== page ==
An important data source for Jewish genealogists with roots in 19th century Germany are the Jewish civil records or “Personenstandsregister” extant in many German state archives, the Family History Center and the CAHIP archives in Jerusalem. The final common pathways, how the records came to these repositories, are the so called Gatermann films. The history of these films is shrouded in mystery that still has not been fully solved. To date, no authoritative catalogue exists in German archives of the roughly 3’400 filmed documents.
No systematic records of birth, marriage or death existed for Jews in Germany prior to 1784. In 1875 universal civil records were introduced for all Germans. During the 110 intervening years, distinct Jewish civil records were kept at a community level for Jews in parallel to the church books for gentiles. Most often, these records were maintained by the rabbi or by a Hebrew school teacher; but commonly, duplicates were kept by the local evangelical pastor or catholic priest. Subsequently, the Jewish civil records were variously stored in synagogues, municipal offices or archives. They suffered from neglect, mold, water and fire, some were mislaid, others disposed off.
But in April 1933, less than 3 months after the Nazis coming to power, the Reichstag passed a law that made Aryan ancestry a prerequisite for a public service job. As part of its implementation, an office was created to pronounce authoritatively who was and who was not an Aryan ((Schulle, Diana. Das Reichssippenamt : eine Institution nationalsozialistischer Rassenpolitik. Berlin : Logos Verlag Berlin (2001), 2001. ISBN 3-89722-672-3)). To assist in this endeavour, 19th century Jewish civil records were systematically collected from synagogues, municipalities and archives and brought to Berlin.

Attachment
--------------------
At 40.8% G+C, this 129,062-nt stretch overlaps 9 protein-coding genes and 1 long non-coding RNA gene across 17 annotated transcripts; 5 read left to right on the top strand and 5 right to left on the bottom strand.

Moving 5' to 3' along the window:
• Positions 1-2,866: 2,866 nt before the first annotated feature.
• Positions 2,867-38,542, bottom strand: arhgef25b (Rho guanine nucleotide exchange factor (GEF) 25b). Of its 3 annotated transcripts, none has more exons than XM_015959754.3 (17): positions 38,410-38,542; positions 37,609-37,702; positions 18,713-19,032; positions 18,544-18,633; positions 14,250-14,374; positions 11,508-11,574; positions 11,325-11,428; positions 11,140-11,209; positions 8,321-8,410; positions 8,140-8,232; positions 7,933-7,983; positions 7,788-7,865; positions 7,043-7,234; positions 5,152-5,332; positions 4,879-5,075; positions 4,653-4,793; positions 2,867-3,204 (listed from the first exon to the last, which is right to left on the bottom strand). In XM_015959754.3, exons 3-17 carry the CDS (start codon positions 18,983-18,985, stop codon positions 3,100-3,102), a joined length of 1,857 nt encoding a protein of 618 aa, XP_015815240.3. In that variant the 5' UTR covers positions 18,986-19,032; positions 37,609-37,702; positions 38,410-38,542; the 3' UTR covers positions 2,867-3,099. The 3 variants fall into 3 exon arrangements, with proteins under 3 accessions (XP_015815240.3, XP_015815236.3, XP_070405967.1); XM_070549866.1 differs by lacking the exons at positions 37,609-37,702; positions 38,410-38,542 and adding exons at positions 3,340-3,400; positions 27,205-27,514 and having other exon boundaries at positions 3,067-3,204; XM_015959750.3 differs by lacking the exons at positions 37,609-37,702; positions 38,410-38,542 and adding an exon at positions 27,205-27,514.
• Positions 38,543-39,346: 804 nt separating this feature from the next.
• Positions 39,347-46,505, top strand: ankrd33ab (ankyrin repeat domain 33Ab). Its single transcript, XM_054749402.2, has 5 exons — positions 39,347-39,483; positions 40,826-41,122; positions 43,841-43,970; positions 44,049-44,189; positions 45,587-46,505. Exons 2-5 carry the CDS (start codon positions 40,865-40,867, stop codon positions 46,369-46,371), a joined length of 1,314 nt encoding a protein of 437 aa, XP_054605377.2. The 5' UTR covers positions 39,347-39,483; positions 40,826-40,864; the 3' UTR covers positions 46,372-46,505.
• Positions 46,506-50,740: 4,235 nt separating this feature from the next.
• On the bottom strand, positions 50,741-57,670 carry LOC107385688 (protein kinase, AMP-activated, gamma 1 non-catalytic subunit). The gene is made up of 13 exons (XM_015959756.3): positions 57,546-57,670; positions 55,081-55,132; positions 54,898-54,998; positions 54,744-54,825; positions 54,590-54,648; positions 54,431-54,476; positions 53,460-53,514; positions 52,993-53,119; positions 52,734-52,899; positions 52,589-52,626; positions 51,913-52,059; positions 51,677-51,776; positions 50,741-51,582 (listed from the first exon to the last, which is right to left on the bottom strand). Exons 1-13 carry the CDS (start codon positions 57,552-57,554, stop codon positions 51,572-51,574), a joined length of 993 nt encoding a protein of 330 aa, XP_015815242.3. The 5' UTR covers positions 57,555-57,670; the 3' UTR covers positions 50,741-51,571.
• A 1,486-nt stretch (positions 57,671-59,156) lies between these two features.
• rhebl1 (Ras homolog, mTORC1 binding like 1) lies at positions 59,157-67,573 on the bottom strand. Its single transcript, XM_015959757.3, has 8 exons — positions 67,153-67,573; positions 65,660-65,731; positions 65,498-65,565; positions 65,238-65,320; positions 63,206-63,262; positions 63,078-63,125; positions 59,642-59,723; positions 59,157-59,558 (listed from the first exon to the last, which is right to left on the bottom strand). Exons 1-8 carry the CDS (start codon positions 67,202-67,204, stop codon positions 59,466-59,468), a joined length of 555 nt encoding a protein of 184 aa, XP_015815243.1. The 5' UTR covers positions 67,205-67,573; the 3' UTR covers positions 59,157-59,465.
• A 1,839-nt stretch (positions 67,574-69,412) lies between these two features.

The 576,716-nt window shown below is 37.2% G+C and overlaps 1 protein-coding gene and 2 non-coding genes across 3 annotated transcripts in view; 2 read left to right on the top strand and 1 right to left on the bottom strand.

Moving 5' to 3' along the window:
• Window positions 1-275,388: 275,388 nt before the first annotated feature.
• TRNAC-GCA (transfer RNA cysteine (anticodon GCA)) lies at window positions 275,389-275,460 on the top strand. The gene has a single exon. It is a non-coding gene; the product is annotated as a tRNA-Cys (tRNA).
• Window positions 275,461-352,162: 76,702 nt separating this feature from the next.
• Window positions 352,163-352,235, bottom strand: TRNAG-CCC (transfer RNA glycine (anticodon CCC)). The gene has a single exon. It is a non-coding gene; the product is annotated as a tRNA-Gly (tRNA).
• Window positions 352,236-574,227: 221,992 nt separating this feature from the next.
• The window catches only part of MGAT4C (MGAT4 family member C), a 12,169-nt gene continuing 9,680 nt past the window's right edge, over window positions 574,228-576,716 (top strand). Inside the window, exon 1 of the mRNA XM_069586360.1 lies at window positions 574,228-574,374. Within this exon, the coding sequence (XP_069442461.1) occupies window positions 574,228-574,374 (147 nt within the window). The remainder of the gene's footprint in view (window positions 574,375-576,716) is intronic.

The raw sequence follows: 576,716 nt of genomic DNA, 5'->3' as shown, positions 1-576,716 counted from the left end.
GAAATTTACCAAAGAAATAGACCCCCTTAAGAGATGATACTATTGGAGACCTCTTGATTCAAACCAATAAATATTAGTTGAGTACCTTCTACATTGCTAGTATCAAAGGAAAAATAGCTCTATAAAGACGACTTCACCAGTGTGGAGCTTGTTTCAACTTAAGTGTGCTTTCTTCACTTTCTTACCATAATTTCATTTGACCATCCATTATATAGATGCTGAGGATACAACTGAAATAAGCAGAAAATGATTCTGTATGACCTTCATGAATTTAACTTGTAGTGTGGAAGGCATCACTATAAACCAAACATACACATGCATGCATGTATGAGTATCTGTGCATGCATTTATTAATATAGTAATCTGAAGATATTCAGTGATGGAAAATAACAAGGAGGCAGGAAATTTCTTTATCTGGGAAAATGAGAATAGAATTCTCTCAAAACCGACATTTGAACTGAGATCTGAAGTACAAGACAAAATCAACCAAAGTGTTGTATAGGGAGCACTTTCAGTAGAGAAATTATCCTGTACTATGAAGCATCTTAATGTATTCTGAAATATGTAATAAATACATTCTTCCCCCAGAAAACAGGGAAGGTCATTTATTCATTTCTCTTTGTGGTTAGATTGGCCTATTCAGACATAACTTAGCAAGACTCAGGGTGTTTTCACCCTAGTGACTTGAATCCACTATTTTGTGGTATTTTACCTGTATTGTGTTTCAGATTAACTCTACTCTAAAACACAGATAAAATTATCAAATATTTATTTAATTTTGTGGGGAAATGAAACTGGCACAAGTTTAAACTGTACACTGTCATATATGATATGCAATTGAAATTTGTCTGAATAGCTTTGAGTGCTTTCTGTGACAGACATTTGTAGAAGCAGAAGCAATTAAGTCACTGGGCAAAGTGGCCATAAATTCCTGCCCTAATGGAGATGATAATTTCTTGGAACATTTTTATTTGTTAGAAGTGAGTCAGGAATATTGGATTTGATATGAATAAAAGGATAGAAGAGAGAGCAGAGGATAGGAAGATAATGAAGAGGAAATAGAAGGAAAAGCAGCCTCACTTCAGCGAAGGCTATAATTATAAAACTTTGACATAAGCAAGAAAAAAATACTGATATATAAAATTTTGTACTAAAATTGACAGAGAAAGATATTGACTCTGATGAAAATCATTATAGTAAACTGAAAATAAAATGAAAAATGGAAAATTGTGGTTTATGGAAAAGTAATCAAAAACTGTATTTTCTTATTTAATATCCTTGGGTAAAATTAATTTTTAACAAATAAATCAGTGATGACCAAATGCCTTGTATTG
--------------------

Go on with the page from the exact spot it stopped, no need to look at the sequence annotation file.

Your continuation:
The Nazi agency in charge of this process successively changed its name from “Expert for Racial Research” to “State Agency for Kinship Research” to finally “State Kinship Office” or “RSA”. Early in 1945, when the end of the ‘Thousand Year Reich’ was in sight, the documents were moved to Schloss Rathsfeld in Thuringia, and the Gatermann company from Duisburg was charged with the task of microfilming the complete cache of documents. A previous attempt at copying the films was already made in 1940, while still in Berlin ((Jude R. Die jüdischen Personenstandsunterlagen in der Deutschen Zentralstelle für Genealogie in Leipzig. Genealogie vol 1-2/1998: 4 – 18 and vol 3-4/1998: 106 -120)).
But now, things start to become nebulous. Somehow, the films disappeared from Schloss Rathsfeld during spring of 1945, to magically reappear 1948 in the hands of the Gatermann company, which sold the films to the German authorities at a State and Federal level. These documents were distributed further to regional archives. A complete set of documents, in the form of small paper contact copies, were given to the Central Archives for the History of the Jewish People (CAHJP) in Jerusalem in 1954. LDS reports that they filmed their copies in the respective state archives.
The two remaining questions are: what happened to the the original documents at the end of the war and how did the films end up again in the hands of the Gatermann company in 1948? Most experts assume that the original documents got lost during the final Russian assault. They might have drowned in a flood or they might have been taken back to Russia, hidden away in some arcane archives.
At least two possible scenarios are considered for the fate of the films between 1945 and 1948. The more plausible is that they had been stashed away by the Gaterman company all along until the political climate allowed recouping the investment. The other theory, purported by LDS, claims that the films got into the hands of the US occupational forces, who generously restored them to the Gatermann company.
Maybe the answers to these mysteries lie hidden away in some Wahington and Moscow archives.